IQ was poor on my initial tests but I am stuck with low light indoor shooting and low light overcast outdoor conditions. I only have an ist-ds so no good high iso and no shake reduction. I did take a few shots with the kit lens during a brief bit of sunlight in p mode. The camera used around f8 and the pictures showed great improvement. Perhaps it needs to be stopped down some, perhaps there were motion blur problems, I guess I'll find out more when/if there is a nice sunny day (or maybe some more tests with flash). Reguardless, for a lens that cost a couple of dollars, and only retails for 100$, I think it might get some use out of it. On the kit lens at 18mm (12.6mm with converter), and 2 step rings to attach, it just barely vignetted on the tips of the corners so that is promising (I might be able to eliminate that with a single step ring and or on lenses that have matching 58mm mount). I'll know more after some more testing but it has some potential for a 100$ lens.
02-16-2012, 02:17 PM   #12
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The Auto-Takumar 35/2.3 reviews do say that it needs to be stopped down to f/8 or f/11 for excellent sharpness.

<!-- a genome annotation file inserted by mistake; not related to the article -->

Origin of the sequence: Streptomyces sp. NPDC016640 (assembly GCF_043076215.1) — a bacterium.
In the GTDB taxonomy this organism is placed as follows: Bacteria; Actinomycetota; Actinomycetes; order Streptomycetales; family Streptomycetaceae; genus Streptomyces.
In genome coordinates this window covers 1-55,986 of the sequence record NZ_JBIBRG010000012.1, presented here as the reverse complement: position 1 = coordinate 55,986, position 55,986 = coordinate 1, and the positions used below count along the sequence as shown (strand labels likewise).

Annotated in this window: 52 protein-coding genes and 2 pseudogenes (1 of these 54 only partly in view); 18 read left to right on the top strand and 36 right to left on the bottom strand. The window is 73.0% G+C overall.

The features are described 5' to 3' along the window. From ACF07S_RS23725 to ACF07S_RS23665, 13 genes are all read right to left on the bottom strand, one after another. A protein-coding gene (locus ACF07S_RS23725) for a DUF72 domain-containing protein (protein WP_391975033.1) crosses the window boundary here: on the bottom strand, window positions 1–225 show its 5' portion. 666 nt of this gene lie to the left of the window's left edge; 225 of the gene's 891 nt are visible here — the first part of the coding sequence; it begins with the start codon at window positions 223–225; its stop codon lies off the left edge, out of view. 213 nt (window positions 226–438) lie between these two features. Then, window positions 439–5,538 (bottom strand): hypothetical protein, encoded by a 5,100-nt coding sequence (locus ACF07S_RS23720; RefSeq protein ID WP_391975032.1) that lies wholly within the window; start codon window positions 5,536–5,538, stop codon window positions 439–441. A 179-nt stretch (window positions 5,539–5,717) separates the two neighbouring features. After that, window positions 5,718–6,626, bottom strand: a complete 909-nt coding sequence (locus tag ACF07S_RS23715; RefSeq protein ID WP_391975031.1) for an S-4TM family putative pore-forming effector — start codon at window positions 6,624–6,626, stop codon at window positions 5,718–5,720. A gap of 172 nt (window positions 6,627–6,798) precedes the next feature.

Your lens could work well with a cheap macro like the M50/4.

Getting a usable 13-14mm (cropping the corners) from the kit lens is already an amazing feat!

The Auto-Takumar seems to have some separation between the front element and the "macro" part,
so putting more space between your Promaster and the main lens might improve the IQ.
02-20-2012, 07:57 PM   #13
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I'm pretty sure they don't have a clue what the deal with the lens is. They claim it was not compatible with pentax (or nikon apparently). So My last message to them asked for a compatibility list for what it was compatible with. Their response was "Thank you for your email, I am sorry but I do not have any additional information for you on this discontinued product.". Of course their online dealers and the local dealer here still carry and sell this "discontinued product" that they seem to imply is a very old model that they do not have information on anymore. Seems I have gotten similar lack of information from them before (I have several of their flashes and a few other things). In this case, no big deal but had I paid full retail for some of their stuff I might be a bit more perturbed.